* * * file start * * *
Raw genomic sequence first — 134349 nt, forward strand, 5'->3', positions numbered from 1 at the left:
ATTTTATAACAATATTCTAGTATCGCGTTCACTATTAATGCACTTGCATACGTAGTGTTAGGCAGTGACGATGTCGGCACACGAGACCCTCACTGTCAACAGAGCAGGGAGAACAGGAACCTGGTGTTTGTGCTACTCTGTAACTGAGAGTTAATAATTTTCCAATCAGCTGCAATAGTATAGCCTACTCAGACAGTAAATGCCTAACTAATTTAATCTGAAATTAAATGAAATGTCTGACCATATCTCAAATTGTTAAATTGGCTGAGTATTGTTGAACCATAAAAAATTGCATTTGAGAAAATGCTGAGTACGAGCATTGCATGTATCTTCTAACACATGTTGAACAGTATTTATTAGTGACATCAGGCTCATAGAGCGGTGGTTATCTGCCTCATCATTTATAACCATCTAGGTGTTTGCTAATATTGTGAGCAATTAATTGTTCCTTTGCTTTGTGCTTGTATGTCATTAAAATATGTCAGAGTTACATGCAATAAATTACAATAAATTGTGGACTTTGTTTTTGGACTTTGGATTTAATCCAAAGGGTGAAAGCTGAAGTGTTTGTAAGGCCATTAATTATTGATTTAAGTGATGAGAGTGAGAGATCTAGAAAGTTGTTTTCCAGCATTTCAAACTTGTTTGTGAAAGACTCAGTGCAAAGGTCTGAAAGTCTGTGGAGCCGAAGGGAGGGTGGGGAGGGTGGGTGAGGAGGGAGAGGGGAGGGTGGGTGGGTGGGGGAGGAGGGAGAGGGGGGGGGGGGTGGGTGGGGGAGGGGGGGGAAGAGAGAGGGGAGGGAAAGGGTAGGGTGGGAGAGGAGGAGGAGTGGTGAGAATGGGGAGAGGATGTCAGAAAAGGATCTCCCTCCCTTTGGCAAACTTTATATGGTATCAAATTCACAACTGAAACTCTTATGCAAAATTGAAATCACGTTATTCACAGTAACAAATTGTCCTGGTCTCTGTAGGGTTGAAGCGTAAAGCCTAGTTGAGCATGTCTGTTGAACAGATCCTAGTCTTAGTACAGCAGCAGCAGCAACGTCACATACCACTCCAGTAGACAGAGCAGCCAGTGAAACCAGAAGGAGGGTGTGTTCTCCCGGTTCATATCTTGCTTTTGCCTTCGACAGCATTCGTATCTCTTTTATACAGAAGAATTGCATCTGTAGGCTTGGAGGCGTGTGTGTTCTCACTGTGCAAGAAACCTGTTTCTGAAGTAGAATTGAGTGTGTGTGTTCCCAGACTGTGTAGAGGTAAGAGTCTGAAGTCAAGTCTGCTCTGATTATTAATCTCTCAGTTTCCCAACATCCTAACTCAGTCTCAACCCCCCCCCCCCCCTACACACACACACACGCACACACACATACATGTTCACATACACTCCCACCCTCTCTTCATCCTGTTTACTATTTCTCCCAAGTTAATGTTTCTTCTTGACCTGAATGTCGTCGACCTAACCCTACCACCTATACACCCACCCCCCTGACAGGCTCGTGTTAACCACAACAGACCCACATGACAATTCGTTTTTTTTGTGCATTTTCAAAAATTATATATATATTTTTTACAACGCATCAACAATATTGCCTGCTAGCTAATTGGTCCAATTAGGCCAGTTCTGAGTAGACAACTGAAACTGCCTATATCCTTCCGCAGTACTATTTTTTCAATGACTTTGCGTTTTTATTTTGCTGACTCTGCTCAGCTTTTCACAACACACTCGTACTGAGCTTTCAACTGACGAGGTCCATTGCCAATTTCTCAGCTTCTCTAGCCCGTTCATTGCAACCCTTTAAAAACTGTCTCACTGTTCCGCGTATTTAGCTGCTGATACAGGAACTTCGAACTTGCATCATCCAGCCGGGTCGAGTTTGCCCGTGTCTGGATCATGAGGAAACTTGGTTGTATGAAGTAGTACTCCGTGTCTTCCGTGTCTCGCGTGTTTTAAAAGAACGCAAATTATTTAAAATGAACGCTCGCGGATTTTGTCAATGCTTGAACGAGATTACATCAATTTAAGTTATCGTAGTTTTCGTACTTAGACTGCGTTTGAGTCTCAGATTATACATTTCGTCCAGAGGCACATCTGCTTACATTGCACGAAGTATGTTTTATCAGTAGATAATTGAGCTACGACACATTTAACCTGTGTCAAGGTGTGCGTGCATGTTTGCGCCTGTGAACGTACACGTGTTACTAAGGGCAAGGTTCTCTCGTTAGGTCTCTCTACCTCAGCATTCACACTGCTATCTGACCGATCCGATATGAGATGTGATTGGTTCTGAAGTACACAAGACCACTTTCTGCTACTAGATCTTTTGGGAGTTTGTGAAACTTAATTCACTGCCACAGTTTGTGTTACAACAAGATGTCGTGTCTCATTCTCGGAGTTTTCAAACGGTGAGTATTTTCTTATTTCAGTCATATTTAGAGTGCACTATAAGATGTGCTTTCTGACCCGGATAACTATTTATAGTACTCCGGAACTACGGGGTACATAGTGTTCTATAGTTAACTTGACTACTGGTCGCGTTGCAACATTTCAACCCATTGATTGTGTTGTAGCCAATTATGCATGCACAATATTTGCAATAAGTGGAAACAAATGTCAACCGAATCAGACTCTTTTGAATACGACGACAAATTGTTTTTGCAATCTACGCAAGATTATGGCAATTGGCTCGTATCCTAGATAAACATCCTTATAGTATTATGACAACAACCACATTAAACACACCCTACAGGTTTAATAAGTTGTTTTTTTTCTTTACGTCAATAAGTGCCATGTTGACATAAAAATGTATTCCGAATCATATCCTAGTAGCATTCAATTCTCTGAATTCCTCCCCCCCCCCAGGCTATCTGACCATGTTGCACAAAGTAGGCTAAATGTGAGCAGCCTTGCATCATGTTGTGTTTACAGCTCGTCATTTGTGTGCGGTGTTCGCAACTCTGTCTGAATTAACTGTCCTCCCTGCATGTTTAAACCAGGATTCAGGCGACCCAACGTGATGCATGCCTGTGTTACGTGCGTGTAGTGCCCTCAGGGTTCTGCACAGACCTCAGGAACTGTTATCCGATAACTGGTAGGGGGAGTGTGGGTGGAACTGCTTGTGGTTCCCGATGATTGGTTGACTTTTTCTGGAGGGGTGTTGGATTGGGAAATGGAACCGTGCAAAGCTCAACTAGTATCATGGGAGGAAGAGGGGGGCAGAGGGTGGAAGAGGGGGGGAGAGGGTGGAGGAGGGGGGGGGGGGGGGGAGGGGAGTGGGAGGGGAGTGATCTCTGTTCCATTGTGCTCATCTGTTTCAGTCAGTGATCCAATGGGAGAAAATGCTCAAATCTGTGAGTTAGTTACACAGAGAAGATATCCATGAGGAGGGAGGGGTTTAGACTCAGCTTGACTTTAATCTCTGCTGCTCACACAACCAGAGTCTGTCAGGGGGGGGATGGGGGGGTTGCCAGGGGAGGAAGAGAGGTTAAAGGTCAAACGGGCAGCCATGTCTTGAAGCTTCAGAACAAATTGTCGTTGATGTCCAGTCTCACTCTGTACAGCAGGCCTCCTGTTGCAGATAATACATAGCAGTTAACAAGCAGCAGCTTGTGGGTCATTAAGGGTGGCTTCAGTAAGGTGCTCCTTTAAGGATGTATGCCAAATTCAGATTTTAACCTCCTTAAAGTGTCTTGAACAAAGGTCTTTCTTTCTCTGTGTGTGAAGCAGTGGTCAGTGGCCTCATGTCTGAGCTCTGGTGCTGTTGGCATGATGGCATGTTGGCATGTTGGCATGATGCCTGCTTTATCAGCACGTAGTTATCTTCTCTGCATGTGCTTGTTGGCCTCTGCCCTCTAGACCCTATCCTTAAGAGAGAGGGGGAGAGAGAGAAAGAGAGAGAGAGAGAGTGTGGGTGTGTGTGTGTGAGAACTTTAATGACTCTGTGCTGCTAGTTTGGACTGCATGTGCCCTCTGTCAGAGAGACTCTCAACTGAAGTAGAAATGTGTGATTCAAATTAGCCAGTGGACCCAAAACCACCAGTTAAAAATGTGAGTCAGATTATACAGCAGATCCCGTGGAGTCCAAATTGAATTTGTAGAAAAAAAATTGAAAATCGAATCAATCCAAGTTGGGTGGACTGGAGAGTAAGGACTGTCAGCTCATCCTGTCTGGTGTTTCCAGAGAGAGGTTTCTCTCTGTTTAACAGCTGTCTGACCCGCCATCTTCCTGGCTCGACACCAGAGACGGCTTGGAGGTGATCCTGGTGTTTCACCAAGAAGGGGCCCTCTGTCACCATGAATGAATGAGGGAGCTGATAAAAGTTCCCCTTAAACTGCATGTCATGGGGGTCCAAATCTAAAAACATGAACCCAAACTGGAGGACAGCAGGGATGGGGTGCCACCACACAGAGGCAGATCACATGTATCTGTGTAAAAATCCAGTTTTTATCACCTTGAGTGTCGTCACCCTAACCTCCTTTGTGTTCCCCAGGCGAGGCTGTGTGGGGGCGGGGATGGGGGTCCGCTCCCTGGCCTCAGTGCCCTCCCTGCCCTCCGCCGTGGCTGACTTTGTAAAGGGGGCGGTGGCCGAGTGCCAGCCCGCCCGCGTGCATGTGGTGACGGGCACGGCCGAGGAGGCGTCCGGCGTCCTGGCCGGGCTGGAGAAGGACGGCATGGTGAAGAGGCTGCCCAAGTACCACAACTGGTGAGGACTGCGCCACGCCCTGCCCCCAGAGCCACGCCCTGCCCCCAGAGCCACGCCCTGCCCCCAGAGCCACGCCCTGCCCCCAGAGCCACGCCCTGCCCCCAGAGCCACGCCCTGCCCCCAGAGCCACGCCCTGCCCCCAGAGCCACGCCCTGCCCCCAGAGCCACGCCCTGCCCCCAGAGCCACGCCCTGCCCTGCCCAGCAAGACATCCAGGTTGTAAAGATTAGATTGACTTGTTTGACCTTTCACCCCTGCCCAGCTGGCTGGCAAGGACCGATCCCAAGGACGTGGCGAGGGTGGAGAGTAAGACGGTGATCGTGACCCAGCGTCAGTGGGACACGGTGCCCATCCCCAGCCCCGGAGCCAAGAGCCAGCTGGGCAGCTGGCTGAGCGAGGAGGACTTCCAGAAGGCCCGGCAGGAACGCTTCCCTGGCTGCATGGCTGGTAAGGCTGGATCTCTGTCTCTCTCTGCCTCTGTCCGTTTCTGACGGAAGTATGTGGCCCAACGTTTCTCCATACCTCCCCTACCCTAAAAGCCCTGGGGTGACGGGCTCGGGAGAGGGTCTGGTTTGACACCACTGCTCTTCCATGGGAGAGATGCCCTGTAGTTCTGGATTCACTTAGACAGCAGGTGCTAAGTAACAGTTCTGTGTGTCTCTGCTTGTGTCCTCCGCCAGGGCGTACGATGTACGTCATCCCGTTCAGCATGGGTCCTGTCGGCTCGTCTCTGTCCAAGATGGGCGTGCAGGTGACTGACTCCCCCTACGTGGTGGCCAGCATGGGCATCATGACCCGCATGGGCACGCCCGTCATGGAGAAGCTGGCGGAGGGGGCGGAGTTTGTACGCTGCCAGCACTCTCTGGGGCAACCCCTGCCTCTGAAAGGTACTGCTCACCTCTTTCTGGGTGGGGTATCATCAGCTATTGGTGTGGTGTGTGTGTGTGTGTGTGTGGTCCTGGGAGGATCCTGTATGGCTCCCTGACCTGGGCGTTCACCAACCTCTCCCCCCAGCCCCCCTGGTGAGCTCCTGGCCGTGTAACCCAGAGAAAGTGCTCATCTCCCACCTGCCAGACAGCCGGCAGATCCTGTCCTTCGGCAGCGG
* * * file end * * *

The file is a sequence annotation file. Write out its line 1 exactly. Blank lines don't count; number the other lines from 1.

Raw genomic sequence first — 134349 nt, forward strand, 5'->3', positions numbered from 1 at the left: